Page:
▼Tsukiji Chūō Oroshiuri Shijō (Tokyo Metropolitan Central Wholesale Market)
“Tsukiji Chūō Oroshiuri Shijō ” http://www.shijou.metro.tokyo.jp/english/market/tsukiji.html
Tsukiji Market has the oldest history among all the 11 Tokyo Metropolitan Central Wholesale Markets.
It’s a general market which provides us with both a fish market and fruit & vegetables market.
They are especially proud of the largest scale of transaction method of fish market catches in the world. Among them, tuna auction is particularly notable.
The full allowed number of people who can visit the Tuna Wholesale Market is 120 daily, accepting on a first-come, first-serve basis.
【Address】5-2-1 Tsukiji Chuo-ku, Tokyo
【Tel】03-3547-8011 ~ 5
【Open Hours for Visit】9:00am ~ 3:00pm
【Holiday】Sundays, For more details, check the market calendar.
【Access】Tsukiji Shijō Station of Oedo-line, Toei metropolitan subway
Approximately a 15 minute walk from Tsukiji Station of Hibiya-line, Tokyo metropolitan subway
“Ueno Kan’ei-ji” http://kaneiji.jp/
Kan’ei-ji (Buddhist temple) was founded in 1625 by “Jigen-Daishi-Tenkai-Daisoujou”. Even though it was the largest temple in its formality and scale, from the Edo period, the extensive site was seized by the Meiji government.
We can still see so many bullet holes from the Boshin War attack throughout the front gate that currently remains. Those holes narrate the hardship of the war.
【Address】1-14-11 Ueno-Sakuragi Titou-ku, Tokyo
【Open Hours】9:00am ~ 4:00pm
【Holiday】Open all year round
【Access】Approximately a 8 minute walk from Ueno Station (Kouen-guchi) of the JR
Approximately a 8 minute walk from Uguisudani Station (Minami (south)-guchi) of the JR
(The source of references・photo references / Kan’ei-ji Official Homepage)
Zōjō-ji, which is a Buddhist temple in Shiba of Minato-ku, Tokyo, close to the Tokyo Tower, was founded by Dai-hachi (8th)-so Yuuyo-Shousou Shonin of Jodo sect, in 1393.
It’s also famous as the “Bodaiji” (a Buddhist temple) which belongs to the Tokugawa Shogun family.
【Address】4-7-35 Shiba-kouen Minato-ku, Tokyo
【Open Hours】10:00am ~ 8:00pm
【Holiday】Open all year round
【Access】Approximately a 10 minute walk from Hamamatsu-cho Station of the JR・Tokyo monorail
Approximately a 3 minute walk from Onarimon Station of Mita-line, Toei metropolitan subway
Approximately a 3 minute walk from Shiba-kouen Station of Mita-line, Toei metropolitan subway
Approximately a 5 minute walk from Daimon Station of Asakusa-line, Toei metropolitan subway
(The source of references・photo references / Zōjō-ji Official Homepage)
▼Sensō-ji (Asakusa Kannon)
“Sensō-ji (Asakusa Kannon)” http://www.senso-ji.jp/
Sensō-ji is Tokyo’s oldest Buddhist temple.
In 645, Shokai Shonin built a Kannon-do Hall, dedicating a statue of Kanzeon Bosatsu.
This is how the Sensō-ji started.
The site of Sensō-ji, which used to be just a fishing village at a limb of Tokyo Bay, has gradually developed as more and more visitors came to worship service. Since it was designated as a place of prayer of Shogunate by Shogun Tokugawa Ieyasu, it widely prospered as the center of Edo-culture. More than 3,000 visitors come to pay their respects every year.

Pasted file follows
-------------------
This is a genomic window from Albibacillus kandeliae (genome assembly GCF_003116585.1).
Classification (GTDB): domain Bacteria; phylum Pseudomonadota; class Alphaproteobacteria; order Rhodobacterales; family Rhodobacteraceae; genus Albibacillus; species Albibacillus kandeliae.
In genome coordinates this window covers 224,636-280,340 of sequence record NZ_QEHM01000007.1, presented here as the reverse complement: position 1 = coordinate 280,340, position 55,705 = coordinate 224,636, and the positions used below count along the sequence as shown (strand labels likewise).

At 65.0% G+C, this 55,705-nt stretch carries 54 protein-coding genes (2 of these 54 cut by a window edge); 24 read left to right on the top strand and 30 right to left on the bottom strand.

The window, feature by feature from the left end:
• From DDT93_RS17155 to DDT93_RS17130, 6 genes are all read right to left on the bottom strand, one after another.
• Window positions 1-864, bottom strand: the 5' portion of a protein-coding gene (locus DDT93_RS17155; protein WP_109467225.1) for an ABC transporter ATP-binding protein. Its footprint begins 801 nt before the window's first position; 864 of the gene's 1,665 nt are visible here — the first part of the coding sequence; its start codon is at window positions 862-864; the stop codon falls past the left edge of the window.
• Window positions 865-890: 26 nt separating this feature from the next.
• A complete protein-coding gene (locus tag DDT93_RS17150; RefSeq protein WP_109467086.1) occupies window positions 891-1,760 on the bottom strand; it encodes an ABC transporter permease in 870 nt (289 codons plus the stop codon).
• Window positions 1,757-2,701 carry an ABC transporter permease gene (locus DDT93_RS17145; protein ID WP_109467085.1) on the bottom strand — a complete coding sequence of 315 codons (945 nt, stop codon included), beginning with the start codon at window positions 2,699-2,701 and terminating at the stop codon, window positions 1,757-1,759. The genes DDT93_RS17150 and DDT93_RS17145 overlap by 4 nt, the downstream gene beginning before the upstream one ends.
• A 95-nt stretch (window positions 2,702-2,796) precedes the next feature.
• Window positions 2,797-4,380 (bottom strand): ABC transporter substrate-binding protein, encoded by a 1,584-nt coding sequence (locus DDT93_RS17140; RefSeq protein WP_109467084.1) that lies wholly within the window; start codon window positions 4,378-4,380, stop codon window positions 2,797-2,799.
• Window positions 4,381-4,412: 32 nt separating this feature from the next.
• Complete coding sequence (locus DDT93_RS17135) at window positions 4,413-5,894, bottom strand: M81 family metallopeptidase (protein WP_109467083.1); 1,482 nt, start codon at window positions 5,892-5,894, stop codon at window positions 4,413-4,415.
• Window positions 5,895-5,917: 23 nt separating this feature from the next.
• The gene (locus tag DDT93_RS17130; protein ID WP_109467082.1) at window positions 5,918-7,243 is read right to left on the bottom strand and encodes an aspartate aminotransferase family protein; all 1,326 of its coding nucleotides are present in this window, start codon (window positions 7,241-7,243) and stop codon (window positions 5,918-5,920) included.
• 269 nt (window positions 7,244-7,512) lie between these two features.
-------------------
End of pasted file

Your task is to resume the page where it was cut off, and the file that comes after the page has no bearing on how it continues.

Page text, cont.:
【Address】2-3-1 Asakusa Taitou-ku, Tokyo
【Access】Approximately a 5 minute walk from Asakusa Station of Tobu Skytree Line (Tobu Isesaki Line)
Approximately a 5 minute walk from Asakusa Station of Ginza-line, Tokyo metropolitan subway
Approximately a 5 minute walk from Asakusa Station (A4 Exit) of Asakusa-line, Toei metropolitan subway
(The source of references / Sensō-ji Official Homepage)
“Takanawa Sengaku-ji” http://www.sengakuji.or.jp/
Sengaku-ji was built near the present metropolitan police department, by the Buddhist priest, “Monnansoukan” (a grandson of Yoshimoto Imagawa), designated by Shogun Ieyasu Tokunaga.
This temple is generally famous for having cemeteries of Retainers who took revenge on their master, whose story has handed down. This story based in Edo is famous with the names, Akouroushi or Chushingura.
【Address】2-11-1 Takanawa Minato-ku, Tokyo
【Access】Approximately a 1 minute walk (200m) from Sengaku-ji Station (A2 Exit) of Asakusa-line of Toei metropolitan subway
(The source of references・photo references / Sengaku-ji Official Homepage)
“Kanda Shrine” http://www.kandamyoujin.or.jp/
Kanda Shrine has nearly 1300 years of history. During the Edo period, it was a guardian for the Tokugawa family to Edo folks, being revered as the “Edo Sochinju” (the center place to pray for local gods). People visiting here have great opportunities to feel Japanese tradition or culture, joining various events held monthly or watching ancient-style costumes in the Kanda Shrine. Of course it is full of Edo-culture as well. What’s more? We can be immersed in the mood to worship God, 580 lanterns are lit, with the shrine gates being gracefully and gloriously bright at night.
【Address】2-16-2 Soto-kanda Chiyoda-ku, Tokyo
【Access】Approximately a 5 minute walk from Ochanomizu Station (Hijiri-bashi guchi) of Chuo-line・Soubu-line, the JR
(The source of references・photo references / Kanda Shrine Official Homepage)